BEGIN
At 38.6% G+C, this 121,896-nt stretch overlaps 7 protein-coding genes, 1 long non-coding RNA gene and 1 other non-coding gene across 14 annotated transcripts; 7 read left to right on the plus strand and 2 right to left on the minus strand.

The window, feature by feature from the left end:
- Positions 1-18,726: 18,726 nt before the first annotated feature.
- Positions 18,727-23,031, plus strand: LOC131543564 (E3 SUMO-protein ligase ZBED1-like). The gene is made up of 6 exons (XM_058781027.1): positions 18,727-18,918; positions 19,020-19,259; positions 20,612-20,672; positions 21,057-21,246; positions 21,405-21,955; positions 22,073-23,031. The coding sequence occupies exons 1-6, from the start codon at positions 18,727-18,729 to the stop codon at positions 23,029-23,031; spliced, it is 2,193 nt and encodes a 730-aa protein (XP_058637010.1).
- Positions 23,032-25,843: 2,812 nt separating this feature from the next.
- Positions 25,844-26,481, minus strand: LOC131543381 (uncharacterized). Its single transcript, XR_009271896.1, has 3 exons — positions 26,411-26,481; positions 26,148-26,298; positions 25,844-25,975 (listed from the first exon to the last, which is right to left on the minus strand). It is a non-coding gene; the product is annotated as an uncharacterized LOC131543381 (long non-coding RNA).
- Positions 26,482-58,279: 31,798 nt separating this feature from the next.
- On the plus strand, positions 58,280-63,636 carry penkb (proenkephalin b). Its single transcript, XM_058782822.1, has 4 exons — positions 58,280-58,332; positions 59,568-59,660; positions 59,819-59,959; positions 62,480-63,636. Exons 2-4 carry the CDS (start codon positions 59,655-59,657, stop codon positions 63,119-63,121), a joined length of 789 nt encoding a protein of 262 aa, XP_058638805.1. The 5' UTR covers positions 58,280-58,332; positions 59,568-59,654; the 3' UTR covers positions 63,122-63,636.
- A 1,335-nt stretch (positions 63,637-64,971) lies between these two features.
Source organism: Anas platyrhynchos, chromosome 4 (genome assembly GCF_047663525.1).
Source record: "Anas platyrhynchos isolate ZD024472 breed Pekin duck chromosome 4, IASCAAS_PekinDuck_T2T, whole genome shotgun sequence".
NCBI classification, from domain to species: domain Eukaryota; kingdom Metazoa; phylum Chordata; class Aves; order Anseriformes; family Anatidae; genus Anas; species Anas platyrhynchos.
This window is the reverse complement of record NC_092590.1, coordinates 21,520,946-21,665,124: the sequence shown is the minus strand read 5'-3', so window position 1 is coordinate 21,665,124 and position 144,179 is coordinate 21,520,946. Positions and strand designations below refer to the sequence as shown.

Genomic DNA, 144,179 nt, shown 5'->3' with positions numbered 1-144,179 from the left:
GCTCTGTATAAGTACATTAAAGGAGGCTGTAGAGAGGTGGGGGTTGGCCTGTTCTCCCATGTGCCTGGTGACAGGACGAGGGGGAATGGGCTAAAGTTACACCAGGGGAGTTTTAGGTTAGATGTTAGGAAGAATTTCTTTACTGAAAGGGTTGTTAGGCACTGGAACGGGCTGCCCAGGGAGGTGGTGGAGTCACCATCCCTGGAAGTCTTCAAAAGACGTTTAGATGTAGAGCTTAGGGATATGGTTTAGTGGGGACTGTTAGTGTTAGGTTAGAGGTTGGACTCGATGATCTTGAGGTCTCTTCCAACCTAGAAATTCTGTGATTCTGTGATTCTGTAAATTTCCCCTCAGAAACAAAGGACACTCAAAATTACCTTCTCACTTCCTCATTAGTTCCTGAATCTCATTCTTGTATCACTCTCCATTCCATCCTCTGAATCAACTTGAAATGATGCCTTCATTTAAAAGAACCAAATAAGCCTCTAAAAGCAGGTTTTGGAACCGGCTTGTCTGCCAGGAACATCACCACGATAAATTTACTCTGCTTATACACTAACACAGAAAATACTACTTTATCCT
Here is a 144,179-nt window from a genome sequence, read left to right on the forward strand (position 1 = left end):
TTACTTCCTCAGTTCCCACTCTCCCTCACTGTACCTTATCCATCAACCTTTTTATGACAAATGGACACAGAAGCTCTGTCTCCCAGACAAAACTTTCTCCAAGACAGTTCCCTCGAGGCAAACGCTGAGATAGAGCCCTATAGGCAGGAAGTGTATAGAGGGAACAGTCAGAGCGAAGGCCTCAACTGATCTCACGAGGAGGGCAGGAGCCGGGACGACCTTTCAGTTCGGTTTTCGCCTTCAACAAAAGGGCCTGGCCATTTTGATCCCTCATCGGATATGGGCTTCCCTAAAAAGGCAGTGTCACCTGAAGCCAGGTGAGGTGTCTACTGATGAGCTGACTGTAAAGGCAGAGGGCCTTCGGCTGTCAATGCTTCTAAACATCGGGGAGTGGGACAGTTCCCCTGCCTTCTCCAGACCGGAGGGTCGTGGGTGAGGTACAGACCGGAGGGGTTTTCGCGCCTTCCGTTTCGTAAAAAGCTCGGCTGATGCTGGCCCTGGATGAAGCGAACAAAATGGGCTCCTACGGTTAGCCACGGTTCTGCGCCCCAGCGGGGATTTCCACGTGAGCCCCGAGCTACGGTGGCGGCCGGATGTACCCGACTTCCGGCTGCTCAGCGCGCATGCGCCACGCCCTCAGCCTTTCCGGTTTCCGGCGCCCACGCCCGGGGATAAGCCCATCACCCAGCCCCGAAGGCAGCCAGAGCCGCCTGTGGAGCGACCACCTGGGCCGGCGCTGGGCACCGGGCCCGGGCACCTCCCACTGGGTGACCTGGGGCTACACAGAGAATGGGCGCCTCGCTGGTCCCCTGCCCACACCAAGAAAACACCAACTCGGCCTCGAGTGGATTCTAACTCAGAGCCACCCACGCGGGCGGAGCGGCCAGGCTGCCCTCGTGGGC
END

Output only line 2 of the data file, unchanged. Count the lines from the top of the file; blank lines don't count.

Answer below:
The window, feature by feature from the left end: